In style transfer, there is the idea of style matrices that capture the low-level patterns and visual features of an image. This is constructed by taking the Gram matrix, a NxN matrix of pairwise correlations between the N activation channels of a pre-trained neural network at some decided intermediate layer. If this intermediate layer in discussion is “earlier” on in the forward pass of the network, the activations will likely be for a handful of low-level visual features, and therefore the Gram matrix will intuitively capture an image’s style through relative amounts of these various learned, simple features. On the other hand if this intermediate layer is “later” in the forward pass, it will have learned more complex, higher-level visual features, and the Gram matrix will capture content instead.
We chose to use VGG-16 as the pretrained convolutional NN whose activations we will analyze and construct style matrices for. We experimented with the activations from the convolutional segment of the architecture, at layers:
- 0: 1 learned convolution,
- 3: 2 learned convolutions (and appropriate BatchNorm and ReLU for every convolution),
- 6: maxpool after 2 learned convolutions,
- 13: maxpool after 4 learned convolutions.
The Gram matrices for layer 13 is of shape (128,128) yielding a flattened 16384-dimensional style vector, whereas for layers 0, 3, 6 the Gram matrices are (64,64) yielding a flattened 4096-dimensional style vector. We try to plot these vectors to visualize if different genres’ styles cluster in different areas of the vector space.
Some toy dataset results as a proof-of-concept between two genres:
- realistic pictures of cats, and
- animated/cartoon pictures of dogs.
For the actual artwork from 10 genres, a problematic issue appears immediately obvious: the style matrices are pretty high-dimensional (~4K-16K), which makes visualizations hard to construct accurately. We applied PCA to reduce the dimensionality in each case down to 50 components, and then created plots to respect the euclidean distances between style vector datapoints as much as possible with MDS (multidimensional scaling).
We plotted the results for layers 3, 6, and 13. The high dimensionality was still a problem, even with PCA applied, as the scatter plots do not show clear results. Some future improvements if we were to pursue this visualization:
- Try different distance metrics; since the flattened Gram matrix have non-negative entries, we can use cosine similarity (for example) instead of naive Euclidean distance.
- Try different hyperparameters for PCA, such as varying the number of components to reduce to.
- Acquire more than 8 datapoints per genre; this can give us more samples to approximate the genre clusters. With more data, we can plot batched averages of artwork samples (e.g. take the average style vector of every 100 artwork images to plot as 1 datapoint) instead of individual artworks to reduce variance.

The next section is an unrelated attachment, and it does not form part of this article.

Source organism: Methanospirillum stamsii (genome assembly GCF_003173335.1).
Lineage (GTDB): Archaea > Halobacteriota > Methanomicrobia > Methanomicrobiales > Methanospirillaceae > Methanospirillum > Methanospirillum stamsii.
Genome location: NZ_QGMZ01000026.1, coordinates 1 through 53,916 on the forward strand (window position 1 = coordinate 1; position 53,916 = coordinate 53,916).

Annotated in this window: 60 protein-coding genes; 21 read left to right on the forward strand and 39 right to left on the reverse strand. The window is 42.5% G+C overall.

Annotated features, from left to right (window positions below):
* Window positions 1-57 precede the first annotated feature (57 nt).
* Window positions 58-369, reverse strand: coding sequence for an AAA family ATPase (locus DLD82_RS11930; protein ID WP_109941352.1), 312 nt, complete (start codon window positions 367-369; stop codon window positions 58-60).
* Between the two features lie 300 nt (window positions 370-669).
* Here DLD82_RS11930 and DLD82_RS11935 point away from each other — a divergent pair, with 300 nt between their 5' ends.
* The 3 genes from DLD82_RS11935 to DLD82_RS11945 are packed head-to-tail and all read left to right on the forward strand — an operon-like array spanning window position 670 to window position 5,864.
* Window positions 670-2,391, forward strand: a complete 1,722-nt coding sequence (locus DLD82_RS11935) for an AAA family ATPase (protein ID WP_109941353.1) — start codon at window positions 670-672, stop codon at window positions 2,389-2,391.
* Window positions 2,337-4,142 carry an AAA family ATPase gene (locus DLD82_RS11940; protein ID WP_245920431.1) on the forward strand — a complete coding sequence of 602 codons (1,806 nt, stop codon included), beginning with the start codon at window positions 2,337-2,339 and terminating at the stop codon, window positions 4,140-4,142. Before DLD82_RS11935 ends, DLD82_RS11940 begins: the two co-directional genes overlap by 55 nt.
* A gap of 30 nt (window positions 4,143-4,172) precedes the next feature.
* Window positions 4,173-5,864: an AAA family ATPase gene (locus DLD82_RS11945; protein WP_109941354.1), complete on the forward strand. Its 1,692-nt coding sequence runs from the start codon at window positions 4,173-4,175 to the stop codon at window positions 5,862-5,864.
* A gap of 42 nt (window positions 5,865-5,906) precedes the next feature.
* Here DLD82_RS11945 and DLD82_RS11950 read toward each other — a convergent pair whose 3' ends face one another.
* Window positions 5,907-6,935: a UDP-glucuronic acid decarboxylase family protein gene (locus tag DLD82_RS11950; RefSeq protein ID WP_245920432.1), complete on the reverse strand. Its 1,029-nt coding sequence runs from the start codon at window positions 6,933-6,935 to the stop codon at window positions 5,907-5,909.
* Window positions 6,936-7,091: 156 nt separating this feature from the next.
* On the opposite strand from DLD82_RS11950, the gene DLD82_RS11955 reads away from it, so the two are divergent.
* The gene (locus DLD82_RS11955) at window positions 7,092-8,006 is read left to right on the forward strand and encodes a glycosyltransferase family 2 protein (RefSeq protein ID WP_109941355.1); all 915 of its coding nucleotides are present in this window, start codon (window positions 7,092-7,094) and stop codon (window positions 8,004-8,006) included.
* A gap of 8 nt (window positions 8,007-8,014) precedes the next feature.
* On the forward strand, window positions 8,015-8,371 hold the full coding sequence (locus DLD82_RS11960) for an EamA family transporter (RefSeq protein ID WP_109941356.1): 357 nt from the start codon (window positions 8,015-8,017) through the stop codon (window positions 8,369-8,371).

🤔 Qualitative Analysis: Surveys and results 🤔
We’re curious whether our measures of our artistic measures quantified through metrics such as complexity, style matrices and edges would work well in real life by relating them to human evaluation. We conduct surveys on different art styles, starting by first giving an image, and asking which of the genres in text best categorizes the image. Here we present an example of a typical Pikachu meme:
Here, 94% of responses label the above as ‘meme’ (with the remaining responses as ‘relevant content’. We’re further interested to see how different intersections of artistic styles and content interact, as shown by the hybrid ‘art’ below:
We then have a second stage where we provide an image, and ask which of the categories does the given image best fall under accompanying images. We were curious how the prior knowledge of text and image could influence our decisions and perception of image, with a very interesting example below:
Here, most responses classify the hybrid art to be closest to the real art, ‘The Scream’ (option 3) as compared to ‘memes’ (option 1 and 2). This presents several new insights: despite labelling the hybrid as a meme when given genres in the form of text, thee hybrid was labelled as ‘surrealism art’ when given images. We hypothesize that our prior knowledge on words and ideas/concepts influence our choice and how we perceive information, thus affecting information flow across domains (image-to-text); a more objective and reliable flow of information would involve transmission of information over the same domain (image-to-image).
The cross-domain transfer of information requires labels, concepts, and preconceived notions that condition us on how we perceive the information.
🤔🤔🤔 Outreach: Picture Guessing 🤔🤔🤔
For our outreach, we wanted to help the students play a game that carried the intuitive notions behind image compression, without the messy technicalities!
The game proceeds as follows:
- Two players A and B join the game: A is the describer, and B is the drawer.
- A is given an image (B cannot see it!), and writes 5 words/clues that will help B understand what’s in the picture. These words are given to B.
- B draws what they think the picture looks like based on these clues!
- After B is done, A reveals the picture and the two compare how well the drawing matches the picture.
- You can repeat this with different images and/or different amounts of words (10 words, 20 words) and see how well people do!
The middle schoolers really enjoyed the game, and although most played with their parents / another adult figure chaperoning them, a couple students played the game with each other. Some example images we had them guess are displayed. The drawings were even more interesting, but unfortunately we didn’t take any snapshots of their art! 🙁